Figure 6. BP 3333 airfoil geometry and Bezier control points defined by twelve basic aerodynamic parameters

Leading edge thickness curve

The control points are given by

Trailing edge thickness curve

The control points are given by

Leading edge camber curve

The control points are given by

Trailing edge camber curve

The control points are given by

BP 3434 parameterization

As name suggests, in BP 3434 parameterization both the leading edge curves have polynomials of degree three while both the trailing edge curves have the polynomials of degree four. The BP 3434 parameterization depends on ten aerodynamic parameters, plus five Bezier parameters. These are shown in Figure 7.

Figure 7. BP 3434 airfoil geometry and Bezier control points defined by ten aerodynamic and five Bezier parameters

Parametrically a fourth degree Bezier curve is given by



Leading edge thickness curve

The control points are given by

Trailing edge thickness curve

The control points are given by

Leading edge camber curve

The control points are given by

Trailing edge camber curve

The control points are given by


8. Conclusion

Bezier parameterization is a Well-known parameterization technique. PARSEC method parameterizes the airfoil with maximum aerodynamic parameters. Combination of Bezier and PARSEC techniques has proved to be very advantageous and covering a wide range of airfoils. Combination of these two techniques combines the advantages of both the techniques. BP 3333 technique converges speedily due to less number of parameters involved. But BP 3333 does not control trailing edge very sharply due to less number of parameters. BP 3434 technique overcomes the drawback of BP 3333 but convergence speed reduces due to greater number of variable. High speed digital computers can compensate the slow convergence rate of BP 3434. Hence BP 3434 can be effectively applied for optimization of airfoil.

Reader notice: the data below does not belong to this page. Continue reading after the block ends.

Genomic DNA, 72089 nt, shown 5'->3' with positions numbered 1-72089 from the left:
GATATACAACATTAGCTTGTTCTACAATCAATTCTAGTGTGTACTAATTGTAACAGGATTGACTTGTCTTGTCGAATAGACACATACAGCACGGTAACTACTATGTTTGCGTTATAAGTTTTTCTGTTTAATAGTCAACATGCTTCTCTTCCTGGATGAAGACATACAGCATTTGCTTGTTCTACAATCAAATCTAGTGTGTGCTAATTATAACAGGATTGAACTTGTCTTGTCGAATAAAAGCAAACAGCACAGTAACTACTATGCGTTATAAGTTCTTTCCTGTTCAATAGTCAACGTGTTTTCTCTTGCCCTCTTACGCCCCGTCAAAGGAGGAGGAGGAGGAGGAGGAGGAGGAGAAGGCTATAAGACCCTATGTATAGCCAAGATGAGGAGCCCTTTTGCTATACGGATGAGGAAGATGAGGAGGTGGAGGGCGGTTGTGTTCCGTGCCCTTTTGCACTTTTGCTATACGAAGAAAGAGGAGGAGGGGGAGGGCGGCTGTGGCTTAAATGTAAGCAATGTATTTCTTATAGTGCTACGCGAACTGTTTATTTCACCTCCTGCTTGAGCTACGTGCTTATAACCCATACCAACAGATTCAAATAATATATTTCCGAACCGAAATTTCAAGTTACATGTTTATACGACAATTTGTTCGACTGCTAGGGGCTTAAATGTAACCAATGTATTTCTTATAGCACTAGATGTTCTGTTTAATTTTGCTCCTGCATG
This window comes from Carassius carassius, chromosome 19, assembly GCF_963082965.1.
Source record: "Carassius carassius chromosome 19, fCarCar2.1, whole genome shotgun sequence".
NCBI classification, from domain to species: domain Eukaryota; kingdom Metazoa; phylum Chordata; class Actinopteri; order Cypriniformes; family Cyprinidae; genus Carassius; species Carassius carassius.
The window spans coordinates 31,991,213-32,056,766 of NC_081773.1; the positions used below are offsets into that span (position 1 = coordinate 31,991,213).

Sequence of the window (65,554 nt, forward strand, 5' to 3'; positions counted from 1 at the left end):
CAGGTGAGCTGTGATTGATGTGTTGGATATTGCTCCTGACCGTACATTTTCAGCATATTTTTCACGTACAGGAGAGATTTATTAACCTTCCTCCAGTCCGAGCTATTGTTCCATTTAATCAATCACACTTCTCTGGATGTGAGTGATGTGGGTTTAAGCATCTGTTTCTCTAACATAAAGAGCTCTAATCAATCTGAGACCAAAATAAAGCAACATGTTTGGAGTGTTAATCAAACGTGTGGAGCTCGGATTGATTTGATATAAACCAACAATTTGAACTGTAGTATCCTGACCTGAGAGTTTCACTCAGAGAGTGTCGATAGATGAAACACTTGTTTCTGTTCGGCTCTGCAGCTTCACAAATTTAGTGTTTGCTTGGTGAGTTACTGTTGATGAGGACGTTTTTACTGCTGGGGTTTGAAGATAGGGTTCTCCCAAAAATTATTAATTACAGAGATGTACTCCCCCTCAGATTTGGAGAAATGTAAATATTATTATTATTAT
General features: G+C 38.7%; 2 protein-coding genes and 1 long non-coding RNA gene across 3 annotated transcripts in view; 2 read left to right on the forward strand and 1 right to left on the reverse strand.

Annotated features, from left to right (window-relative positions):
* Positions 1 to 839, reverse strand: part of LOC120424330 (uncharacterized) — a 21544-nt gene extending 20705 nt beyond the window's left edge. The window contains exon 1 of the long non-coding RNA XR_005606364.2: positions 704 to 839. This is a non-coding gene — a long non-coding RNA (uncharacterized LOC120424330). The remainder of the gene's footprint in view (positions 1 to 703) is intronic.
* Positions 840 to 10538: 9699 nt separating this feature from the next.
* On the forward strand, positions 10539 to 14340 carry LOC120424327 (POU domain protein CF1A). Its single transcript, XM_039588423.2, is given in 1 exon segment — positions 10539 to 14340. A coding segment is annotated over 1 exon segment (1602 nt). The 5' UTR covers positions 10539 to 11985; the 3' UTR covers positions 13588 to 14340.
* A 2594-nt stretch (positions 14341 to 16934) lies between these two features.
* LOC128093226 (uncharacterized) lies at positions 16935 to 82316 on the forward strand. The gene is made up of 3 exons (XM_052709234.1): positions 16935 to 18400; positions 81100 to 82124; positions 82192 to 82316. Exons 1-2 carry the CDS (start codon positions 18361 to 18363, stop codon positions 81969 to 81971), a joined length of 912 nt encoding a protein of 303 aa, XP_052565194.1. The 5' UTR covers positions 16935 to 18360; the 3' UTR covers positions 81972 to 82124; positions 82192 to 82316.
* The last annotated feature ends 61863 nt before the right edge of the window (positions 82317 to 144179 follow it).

[1]  R.W. Derksen, Tim Rogalsky, “Bezier-PARSEC: An optimized aerofoil parameterization for design”, Advances in Engineering Software 41 (2010) 923-930.
In article      CrossRef
[2]  Ava Shahrokhi, Alireza Jahangirian, “Airfoil shape parameterization for optimum Navier–Stokes design with genetic algorithm”, Aerospace Science and Technology 11 (2007) 443-450.
In article      CrossRef
[3]  Prasanth. V, S. Anil Lal, “Bezier Parameterization of an airfoil using genetic algorithm”.
In article      
[4]  H. Sobieczky: Parametric Airfoils and Wings, in: Notes on Numerical Fluid Mechanics, pp.71-88, Vieweg (1998).
In article      
[5]  A. Shahrokhi, A.R. Jahangirian, N. Fouladi, Navier–Stokes optimization using genetic algorithm and a flexible parametric airfoil method, in: ERCOFTAC Conference on Design Optimization: Methods and Application, University of Las Palmas de Gran Canaria, Spain, April 2006.
In article      
[6]  Oyama A, Obayashi S, Nakahashi K. Fractional factorial design of genetic coding for aerodynamic optimization. AIAA Paper 99-3298; 1999.
In article      
  • CiteULikeCiteULike
  • MendeleyMendeley
  • StumbleUponStumbleUpon
  • Add to DeliciousDelicious
  • FacebookFacebook
  • TwitterTwitter
  • LinkedInLinkedIn